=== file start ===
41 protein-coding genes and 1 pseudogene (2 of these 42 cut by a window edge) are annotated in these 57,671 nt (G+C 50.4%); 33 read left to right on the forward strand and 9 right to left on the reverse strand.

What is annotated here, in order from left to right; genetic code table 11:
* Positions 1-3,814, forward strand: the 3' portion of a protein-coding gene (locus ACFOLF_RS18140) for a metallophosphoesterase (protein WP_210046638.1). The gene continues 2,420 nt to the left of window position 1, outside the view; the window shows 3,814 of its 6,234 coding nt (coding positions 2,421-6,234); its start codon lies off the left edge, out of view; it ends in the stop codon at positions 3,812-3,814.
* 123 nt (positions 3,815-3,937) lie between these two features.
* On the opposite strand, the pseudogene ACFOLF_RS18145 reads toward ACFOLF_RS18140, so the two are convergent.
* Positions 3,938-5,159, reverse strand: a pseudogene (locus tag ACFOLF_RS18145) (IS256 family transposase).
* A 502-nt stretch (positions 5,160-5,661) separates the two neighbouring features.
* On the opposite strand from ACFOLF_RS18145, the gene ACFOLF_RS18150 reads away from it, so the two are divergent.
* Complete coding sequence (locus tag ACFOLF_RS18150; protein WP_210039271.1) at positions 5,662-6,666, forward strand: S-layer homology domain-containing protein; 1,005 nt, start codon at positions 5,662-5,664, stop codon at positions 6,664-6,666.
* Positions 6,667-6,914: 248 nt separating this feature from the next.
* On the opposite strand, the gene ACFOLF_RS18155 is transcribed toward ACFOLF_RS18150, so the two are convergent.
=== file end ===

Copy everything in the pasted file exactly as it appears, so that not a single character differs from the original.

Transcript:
41 protein-coding genes and 1 pseudogene (2 of these 42 cut by a window edge) are annotated in these 57,671 nt (G+C 50.4%); 33 read left to right on the forward strand and 9 right to left on the reverse strand.

What is annotated here, in order from left to right; genetic code table 11:
* Positions 1-3,814, forward strand: the 3' portion of a protein-coding gene (locus ACFOLF_RS18140) for a metallophosphoesterase (protein WP_210046638.1). The gene continues 2,420 nt to the left of window position 1, outside the view; the window shows 3,814 of its 6,234 coding nt (coding positions 2,421-6,234); its start codon lies off the left edge, out of view; it ends in the stop codon at positions 3,812-3,814.
* 123 nt (positions 3,815-3,937) lie between these two features.
* On the opposite strand, the pseudogene ACFOLF_RS18145 reads toward ACFOLF_RS18140, so the two are convergent.
* Positions 3,938-5,159, reverse strand: a pseudogene (locus tag ACFOLF_RS18145) (IS256 family transposase).
* A 502-nt stretch (positions 5,160-5,661) separates the two neighbouring features.
* On the opposite strand from ACFOLF_RS18145, the gene ACFOLF_RS18150 reads away from it, so the two are divergent.
* Complete coding sequence (locus tag ACFOLF_RS18150; protein WP_210039271.1) at positions 5,662-6,666, forward strand: S-layer homology domain-containing protein; 1,005 nt, start codon at positions 5,662-5,664, stop codon at positions 6,664-6,666.
* Positions 6,667-6,914: 248 nt separating this feature from the next.
* On the opposite strand, the gene ACFOLF_RS18155 is transcribed toward ACFOLF_RS18150, so the two are convergent.